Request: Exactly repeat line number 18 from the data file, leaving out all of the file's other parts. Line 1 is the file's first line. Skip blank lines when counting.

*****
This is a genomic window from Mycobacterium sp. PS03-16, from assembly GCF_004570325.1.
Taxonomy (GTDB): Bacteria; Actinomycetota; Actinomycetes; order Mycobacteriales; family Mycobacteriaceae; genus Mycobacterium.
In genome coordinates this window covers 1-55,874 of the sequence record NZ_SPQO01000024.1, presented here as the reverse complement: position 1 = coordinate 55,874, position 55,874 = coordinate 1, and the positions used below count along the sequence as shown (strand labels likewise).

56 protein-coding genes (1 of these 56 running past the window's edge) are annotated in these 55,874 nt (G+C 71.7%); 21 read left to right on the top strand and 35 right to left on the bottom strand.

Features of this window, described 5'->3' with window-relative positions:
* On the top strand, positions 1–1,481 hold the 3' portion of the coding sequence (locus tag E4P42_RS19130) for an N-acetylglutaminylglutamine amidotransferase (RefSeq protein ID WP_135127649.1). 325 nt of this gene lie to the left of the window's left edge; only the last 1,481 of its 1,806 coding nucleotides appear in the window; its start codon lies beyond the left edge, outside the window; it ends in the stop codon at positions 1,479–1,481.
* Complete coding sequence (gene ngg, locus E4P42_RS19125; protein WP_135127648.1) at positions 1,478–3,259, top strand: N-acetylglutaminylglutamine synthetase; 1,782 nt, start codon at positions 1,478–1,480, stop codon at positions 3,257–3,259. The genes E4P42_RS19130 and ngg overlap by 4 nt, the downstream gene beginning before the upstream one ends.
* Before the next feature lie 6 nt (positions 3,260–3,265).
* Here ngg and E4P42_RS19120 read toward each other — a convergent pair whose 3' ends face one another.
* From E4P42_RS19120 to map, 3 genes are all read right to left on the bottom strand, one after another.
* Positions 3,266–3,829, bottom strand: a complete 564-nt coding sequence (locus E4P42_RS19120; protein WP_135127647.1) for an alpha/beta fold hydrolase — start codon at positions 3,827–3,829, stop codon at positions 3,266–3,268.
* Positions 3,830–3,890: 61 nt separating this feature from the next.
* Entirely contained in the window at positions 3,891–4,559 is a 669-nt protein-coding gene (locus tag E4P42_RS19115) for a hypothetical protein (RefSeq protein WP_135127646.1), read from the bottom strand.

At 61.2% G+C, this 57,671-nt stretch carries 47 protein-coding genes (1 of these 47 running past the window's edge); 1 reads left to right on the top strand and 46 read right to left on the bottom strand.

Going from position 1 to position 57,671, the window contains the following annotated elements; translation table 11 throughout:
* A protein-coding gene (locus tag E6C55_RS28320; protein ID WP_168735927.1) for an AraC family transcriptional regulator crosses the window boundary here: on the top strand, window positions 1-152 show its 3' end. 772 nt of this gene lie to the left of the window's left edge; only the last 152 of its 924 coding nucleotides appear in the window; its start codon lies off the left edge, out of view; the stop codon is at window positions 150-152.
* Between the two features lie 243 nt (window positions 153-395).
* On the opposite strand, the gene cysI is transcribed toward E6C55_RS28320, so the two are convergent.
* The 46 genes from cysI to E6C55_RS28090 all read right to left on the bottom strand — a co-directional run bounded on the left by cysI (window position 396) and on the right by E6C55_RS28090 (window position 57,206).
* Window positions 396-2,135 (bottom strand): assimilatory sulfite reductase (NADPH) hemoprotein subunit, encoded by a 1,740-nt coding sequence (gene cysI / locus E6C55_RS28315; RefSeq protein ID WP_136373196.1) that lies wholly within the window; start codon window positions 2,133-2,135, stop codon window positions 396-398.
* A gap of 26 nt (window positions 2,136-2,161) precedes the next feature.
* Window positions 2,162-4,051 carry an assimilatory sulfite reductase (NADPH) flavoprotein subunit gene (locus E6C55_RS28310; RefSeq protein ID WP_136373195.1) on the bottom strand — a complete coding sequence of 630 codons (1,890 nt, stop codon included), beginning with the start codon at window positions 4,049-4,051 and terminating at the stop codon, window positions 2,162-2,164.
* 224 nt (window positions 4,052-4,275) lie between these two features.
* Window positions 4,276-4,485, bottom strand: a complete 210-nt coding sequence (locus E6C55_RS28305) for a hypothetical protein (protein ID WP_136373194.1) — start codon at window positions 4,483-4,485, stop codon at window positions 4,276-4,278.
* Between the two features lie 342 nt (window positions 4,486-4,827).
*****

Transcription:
* On the opposite strand, the gene cysI is transcribed toward E6C55_RS28320, so the two are convergent.